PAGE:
John Blanchette: Gonzaga searching for proper perspective on losing perfection after title-game beatdown by Baylor
April 5, 2021 Updated Mon., April 5, 2021 at 11:03 p.m.
INDIANAPOLIS – What is the flip side of perfection?
(OK, yes, the way the Gonzaga Bulldogs played in the game of their lives Monday night. Flip questions beg for flip answers.)
But back to perfection, which for the Zags was going to be 32-0, and becoming the first unbeaten NCAA basketball champions in 45 years – and maybe an answer on “Jeopardy” sometime in the future.
So the flip side is … 0-32?
Nope. It’s 31-1.
Nothing would have felt so good for Gonzaga as finishing off a season for the ages with a national championship. Nothing feels so empty in the moment as having that destiny so bad-assedly ripped away the way it was Monday night by the Baylor Bears – the best team in college basketball, with an exclamation point.
They put their claws to Gonzaga 86-70 – turning the slickest and most entertaining offense in college basketball into a confused and frantic mess, leaving the Zags spattered on the glass like highway bugs and throwing in a 3-pointer whenever they even so much as sniffed trouble.
Turns out its One Shining Moment came on Saturday – a 40-foot lightning bolt.
That was punctuated with Jalen Suggs standing on the courtside television table, fists pumping at Gonzaga’s fans, the mission rescued.
On Monday, it was all the Baylor players atop the same table, giving it back to their peeps, having undone those unbeaten dreams – while Suggs and his teammates buried their heads in one another’s shoulders.
“You really do forget,” said Gonzaga senior Corey Kispert, “what it’s like to lose.”
Lose? Or get beat? Or a cocktail of both?
The Bears – No. 1B to Gonzaga’s 1A virtually all season – arrived at tipoff with an uncommon ferocity, burying the Bulldogs in an 11-1 flurry, the most significant part of which was four offensive rebounds that illustrated their superior will.
And then it got worse, including six Gonzaga turnovers that helped the Bears’ lead grow to 19 points in the first 10 minutes.
Gonzaga coach Mark Few had called the Bears “handsy” – but he didn’t say they had four on each arm.
“They’re just not letting you do the things you normally do,” said Kispert. “I’m so used to kind of, if that happens, we take that punch and move on … and just fight back, really go out quicker than we did.”
But, in fact, any return punches were glancing blows. Gonzaga had a nice finish to the first half, and another brief surge to close the gap to nine points – and no less. Whatever advantage the Zags were supposed to have inside was short-circuited by Drew Timme getting just seven shots. Kispert’s late-tournament struggles from 3 continued. Only Suggs had any real success against Baylor’s extraordinary guards.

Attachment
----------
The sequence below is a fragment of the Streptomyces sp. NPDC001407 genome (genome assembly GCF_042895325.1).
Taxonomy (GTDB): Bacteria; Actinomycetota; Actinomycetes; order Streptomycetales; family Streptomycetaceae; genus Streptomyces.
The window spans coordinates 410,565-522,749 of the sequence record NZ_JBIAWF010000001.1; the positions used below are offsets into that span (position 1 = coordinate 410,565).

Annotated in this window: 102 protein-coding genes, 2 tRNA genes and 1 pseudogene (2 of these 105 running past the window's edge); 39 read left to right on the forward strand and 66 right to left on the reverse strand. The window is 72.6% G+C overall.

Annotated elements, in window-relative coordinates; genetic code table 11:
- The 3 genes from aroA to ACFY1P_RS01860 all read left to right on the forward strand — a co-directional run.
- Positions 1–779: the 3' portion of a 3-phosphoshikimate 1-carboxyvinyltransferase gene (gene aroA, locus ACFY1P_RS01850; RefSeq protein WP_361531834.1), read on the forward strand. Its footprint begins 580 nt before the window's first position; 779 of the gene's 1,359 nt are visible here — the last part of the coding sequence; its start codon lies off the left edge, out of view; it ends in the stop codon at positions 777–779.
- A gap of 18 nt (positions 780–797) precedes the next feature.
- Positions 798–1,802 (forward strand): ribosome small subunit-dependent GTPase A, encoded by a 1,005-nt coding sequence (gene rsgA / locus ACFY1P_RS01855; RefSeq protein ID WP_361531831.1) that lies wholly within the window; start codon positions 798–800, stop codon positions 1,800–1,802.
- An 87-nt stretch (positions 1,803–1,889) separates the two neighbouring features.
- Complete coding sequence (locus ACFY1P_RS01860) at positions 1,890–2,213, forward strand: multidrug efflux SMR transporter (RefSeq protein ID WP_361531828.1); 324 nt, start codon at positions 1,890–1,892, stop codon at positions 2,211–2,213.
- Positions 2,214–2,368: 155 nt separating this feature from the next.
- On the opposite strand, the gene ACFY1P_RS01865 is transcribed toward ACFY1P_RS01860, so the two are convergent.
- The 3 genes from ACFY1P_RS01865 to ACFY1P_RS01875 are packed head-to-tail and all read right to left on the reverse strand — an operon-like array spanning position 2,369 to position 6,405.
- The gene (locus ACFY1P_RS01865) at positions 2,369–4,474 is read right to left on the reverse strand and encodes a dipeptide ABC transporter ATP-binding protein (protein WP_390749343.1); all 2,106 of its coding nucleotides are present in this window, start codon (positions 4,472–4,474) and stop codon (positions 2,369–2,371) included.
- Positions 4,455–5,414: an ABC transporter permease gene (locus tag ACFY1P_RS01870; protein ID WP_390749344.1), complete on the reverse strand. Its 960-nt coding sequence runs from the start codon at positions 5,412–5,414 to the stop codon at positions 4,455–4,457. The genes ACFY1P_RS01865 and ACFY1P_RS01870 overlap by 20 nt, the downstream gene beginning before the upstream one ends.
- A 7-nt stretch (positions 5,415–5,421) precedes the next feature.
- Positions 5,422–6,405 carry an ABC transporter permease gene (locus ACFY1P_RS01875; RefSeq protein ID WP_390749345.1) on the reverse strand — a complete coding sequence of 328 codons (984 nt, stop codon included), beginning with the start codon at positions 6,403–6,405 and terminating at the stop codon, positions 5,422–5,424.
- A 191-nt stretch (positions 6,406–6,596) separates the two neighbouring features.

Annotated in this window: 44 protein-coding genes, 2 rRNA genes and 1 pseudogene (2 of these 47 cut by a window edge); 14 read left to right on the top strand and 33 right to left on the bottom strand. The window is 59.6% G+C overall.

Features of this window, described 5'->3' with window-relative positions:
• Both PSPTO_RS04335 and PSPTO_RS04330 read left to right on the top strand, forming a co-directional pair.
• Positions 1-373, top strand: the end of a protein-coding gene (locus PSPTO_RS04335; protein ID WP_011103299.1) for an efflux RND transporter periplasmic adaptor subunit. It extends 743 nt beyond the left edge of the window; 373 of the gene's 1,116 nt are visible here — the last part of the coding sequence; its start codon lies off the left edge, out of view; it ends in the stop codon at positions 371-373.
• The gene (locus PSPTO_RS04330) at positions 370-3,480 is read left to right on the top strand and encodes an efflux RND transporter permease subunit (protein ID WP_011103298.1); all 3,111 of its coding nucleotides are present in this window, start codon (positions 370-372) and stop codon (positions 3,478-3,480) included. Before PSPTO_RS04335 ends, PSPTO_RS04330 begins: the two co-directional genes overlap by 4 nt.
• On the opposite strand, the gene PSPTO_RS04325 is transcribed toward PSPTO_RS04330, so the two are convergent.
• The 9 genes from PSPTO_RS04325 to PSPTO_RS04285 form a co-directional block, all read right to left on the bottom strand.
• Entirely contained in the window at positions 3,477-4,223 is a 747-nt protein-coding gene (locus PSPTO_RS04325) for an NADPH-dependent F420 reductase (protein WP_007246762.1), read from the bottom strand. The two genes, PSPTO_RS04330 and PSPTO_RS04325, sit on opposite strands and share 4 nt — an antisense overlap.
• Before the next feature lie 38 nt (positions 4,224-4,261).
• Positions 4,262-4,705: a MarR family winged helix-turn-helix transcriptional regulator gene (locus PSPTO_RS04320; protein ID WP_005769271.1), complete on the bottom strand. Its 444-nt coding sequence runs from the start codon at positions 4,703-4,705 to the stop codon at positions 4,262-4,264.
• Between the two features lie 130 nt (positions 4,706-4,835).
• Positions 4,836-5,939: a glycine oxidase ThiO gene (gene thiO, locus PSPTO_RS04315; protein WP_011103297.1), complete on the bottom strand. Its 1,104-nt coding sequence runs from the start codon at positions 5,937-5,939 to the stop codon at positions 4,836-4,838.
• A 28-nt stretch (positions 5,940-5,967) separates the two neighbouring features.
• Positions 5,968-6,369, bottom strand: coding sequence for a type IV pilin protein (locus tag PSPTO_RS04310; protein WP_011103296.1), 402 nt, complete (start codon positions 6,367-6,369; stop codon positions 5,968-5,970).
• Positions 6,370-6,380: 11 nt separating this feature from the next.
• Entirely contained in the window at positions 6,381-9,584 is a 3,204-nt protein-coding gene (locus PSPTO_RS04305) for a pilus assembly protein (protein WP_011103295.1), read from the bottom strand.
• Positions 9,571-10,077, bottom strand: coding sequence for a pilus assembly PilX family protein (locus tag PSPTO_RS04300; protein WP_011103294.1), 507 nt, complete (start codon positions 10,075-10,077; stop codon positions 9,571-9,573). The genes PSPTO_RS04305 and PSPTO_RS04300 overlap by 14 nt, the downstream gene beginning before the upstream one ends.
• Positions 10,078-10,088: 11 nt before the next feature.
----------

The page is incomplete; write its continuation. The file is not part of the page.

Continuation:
“They were just so much more aggressive,” said Few, which led to the Zags doing “stuff we didn’t do all year. That took a bad situation and made it even worse.”
Baylor was out for blood. The Bulldogs were not.
And it was no accident. Baylor wins a best-of-seven series. Maybe in six.
If this wasn’t suspected, it’s because the scheduled regular-season meeting of these two teams back on Dec. 5 was scotched when a positive COVID-19 test forced the Zags to cancel. A redo couldn’t be arranged. And when the Bears’ own COVID pause took the steam out of their season in February, some of their impressive defensive numbers took a misleading hit.
Meanwhile, the Zags’ phenomenal season had resumed, and rolled on. And now they search for the proper light in which to view it.
That will be tougher on a one-and-done talent like Suggs than the more veteran Bulldogs. His despair when Few removed the starters with a minute to go was open and raw.
“He’s a winner and he lost for the first time in college basketball,” Few said. “He doesn’t like losing. And I think in his mind he saw us cutting down the nets at the end of this.”
Even on the morning of the championship game, the Bulldogs were being weighed as possibly one of the greatest college teams of all time – poised to become the eighth undefeated national champion of all time.
Instead, they’re the first team to lose an undefeated season in the championship game since Larry Bird and Indiana State in 1979.
Not the greatest, but simply great. It shouldn’t be a pejorative.
“We’re all disappointed here,” Few acknowledged, “but as I told the guys, you make it this far and you’re 31-0 going into the last one, the last 40 minutes of the season, there’s absolutely nothing you should ever feel bad (about).”
But they will, perspective or not.
“It doesn’t feel good,” Kispert said. “I’ll remember this for a long time.”
The flip side of perfection.
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